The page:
Democrats vs. students

William Otis:

Republicans want to talk about inflation and crime (and so, apparently, does most of the electorate). Democrats want to talk about anything else, and have settled on abortion (which any American who seriously wants one can get), and political violence (as long as the attempted murder of a mostly conservative Supreme Court Justice gets shoved behind the curtain).

But I wonder if something else is lurking out there. My curiosity was piqued this morning when I saw two things floating around the Internet. The first was from Emily Burns, a former neuroscience graduate student at Rockefeller University:

But despite being pro-choice, I have become a single issue voter. My vote this cycle is a vote for vengeance against the party that kept my kids masked for two years; that robbed me of my best friends, and strained every relationship I have; that caused us to move to an entirely different part of the country; that perverted a discipline that I love, and which I use to navigate my life (science); and that then lied about doing it, and called me a terrorist for being upset about it. After this cycle, my vote will always be for the party that represents the most decentralized power structure, and the greatest respect for individual rights and responsibility.

The second item, as if on cue, was this article in The Atlantic, “Let’s Declare a Pandemic Amnesty.” The title gives the gist of it:

I have been reflecting on this lack of knowledge [about COVID risks] thanks to a class I’m co-teaching at Brown University…..We’ve spent several lectures reliving the first year of the pandemic, discussing the many important choices we had to make under conditions of tremendous uncertainty.

Some of these choices turned out better than others.

Translation: “Some of those choices were unmitigated disasters, but, well, hey, look, don’t be so judgmental.”

To take an example close to my own work, there is an emerging (if not universal) consensus that schools in the U.S. were closed for too long: The health risks of in-school spread were relatively low, whereas the costs to students’ well-being and educational progress were high. The latest figures on learning loss are alarming.  But in spring and summer 2020, we had only glimmers of information. Reasonable people—people who cared about children and teachers—advocated on both sides of the reopening debate.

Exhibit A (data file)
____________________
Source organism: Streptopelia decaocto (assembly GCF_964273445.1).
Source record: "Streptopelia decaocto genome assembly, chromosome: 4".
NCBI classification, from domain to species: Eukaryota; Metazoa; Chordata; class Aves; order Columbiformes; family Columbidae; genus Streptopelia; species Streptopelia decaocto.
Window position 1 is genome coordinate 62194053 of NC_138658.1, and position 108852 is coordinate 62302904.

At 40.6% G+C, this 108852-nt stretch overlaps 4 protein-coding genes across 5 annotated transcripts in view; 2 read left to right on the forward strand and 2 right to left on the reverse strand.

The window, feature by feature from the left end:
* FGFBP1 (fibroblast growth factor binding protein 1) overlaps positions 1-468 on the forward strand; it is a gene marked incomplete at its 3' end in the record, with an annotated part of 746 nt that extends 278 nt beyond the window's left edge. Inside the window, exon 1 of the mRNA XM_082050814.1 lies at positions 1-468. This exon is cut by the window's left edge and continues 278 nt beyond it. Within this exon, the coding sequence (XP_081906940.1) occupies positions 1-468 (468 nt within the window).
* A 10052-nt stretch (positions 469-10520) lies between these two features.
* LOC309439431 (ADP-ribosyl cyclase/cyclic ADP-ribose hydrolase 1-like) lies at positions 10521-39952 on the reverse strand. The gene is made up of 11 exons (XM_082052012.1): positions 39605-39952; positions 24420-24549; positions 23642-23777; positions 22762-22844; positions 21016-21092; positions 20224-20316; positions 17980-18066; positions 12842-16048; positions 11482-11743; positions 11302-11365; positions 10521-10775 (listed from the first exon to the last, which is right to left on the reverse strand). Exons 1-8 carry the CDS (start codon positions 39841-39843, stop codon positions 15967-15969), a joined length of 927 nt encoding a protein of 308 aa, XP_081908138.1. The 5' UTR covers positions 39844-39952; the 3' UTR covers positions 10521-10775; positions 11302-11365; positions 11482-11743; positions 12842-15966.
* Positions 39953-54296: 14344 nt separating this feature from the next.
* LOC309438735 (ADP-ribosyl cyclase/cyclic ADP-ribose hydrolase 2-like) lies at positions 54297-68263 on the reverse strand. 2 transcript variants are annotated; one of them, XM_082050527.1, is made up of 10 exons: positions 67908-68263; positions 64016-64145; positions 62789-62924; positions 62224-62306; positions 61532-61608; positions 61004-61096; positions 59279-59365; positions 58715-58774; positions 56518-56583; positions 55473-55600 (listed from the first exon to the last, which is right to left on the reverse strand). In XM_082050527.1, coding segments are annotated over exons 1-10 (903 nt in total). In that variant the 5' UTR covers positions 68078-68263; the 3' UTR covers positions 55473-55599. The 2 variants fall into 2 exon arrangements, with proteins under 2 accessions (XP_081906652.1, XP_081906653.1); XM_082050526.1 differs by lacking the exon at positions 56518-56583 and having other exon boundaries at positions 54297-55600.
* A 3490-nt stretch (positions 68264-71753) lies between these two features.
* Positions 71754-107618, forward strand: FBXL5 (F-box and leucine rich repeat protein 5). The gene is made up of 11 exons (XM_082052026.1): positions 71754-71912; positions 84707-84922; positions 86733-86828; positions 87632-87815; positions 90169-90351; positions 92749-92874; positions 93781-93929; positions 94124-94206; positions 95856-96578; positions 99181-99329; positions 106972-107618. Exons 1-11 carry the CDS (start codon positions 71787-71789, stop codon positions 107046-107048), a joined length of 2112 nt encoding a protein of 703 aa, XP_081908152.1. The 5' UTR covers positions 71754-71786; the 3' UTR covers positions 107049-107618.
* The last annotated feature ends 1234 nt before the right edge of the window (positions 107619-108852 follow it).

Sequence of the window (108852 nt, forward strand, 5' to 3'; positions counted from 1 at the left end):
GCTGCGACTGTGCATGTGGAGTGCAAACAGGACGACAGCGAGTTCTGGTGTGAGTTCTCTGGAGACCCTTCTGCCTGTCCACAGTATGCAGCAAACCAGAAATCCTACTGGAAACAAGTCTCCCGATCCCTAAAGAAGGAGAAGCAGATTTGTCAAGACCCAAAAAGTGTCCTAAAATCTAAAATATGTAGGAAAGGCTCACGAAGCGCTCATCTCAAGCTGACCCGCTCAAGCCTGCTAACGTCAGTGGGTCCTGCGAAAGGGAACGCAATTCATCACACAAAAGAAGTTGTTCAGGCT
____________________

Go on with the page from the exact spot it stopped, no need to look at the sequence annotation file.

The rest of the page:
Actually, it was well known very early on that COVID posed a serious danger to old people, a moderate danger to middle-aged people, very little danger to young people, and next to no danger to school-aged children.

Given the amount of uncertainty, almost every position was taken on every topic. And on every topic, someone was eventually proved right, and someone else was proved wrong.

Hey look people, some were right, some were wrong, dada, dada, that’s how life is! (Left unsaid is that some were right because they thought seriously about costs and risks, and some were wrong because lining up with our culture’s manic addiction to risk aversion was the politically correct and far more popular choice).

The people who got it right, for whatever reason, may want to gloat. Those who got it wrong, for whatever reason, may feel defensive and retrench into a position that doesn’t accord with the facts. All of this gloating and defensiveness continues to gobble up a lot of social energy and to drive the culture wars, especially on the internet.

Translation: “It’s time to move on.”

Anyone heard that one before? And am I mistaken in thinking that when the more liberal side of the spectrum gets caught with its pants down, see, e.g., Bill Clinton and Monica, it’s “time to move on;” but that when pro-Trump rioters get caught in their January 6, 2021 violence, it is most certainly not time to move on — no matter how much time has passed?

These discussions are heated, unpleasant and, ultimately, unproductive. In the face of so much uncertainty, getting something right had a hefty element of luck. And, similarly, getting something wrong wasn’t a moral failing. Treating pandemic choices as a scorecard on which some people racked up more points than others is preventing us from moving forward.

Whenever you see words like “moving forward,” or its first cousin, “healing,” you know you’ve entered the same linguistic flim-flam territory that Harvard was arguing in the Supreme Court when it wanted to disguise its anti-white and anti-Asian bias as “holistic”, or the sentencing reform crowd wants to disguise its embrace of criminality as “restorative justice.” Still, as the author says, it’s true that getting something wrong isn’t a moral failing — as long as (1) you made a diligent, sober and honest attempt to get it right, and (2) you pay the costs of getting it wrong, rather than pushing them off on the people you bullied and injured. That would be almost the whole country, but most especially the millions of children whose social and educational development you were so self-righteous in crippling.

It’s well known that predominantly liberal political leaders (e.g., Gov. Whitmer) were the most persistent and belligerent in imposing school lockdowns, while more conservative ones (e.g., Gov. DeSantis) allowed more freedom.

I don’t know that this will be a sleeper issue in the elections next week. But I know it should be — and not just as a sleeper.

Remember that Gov. Tony Evers closed every school through university in the fourth quarter of the 2019–20 school year. And people wonder why public school enrollment is down and private-school enrollment, charter-school enrollment and home-schooling is up.



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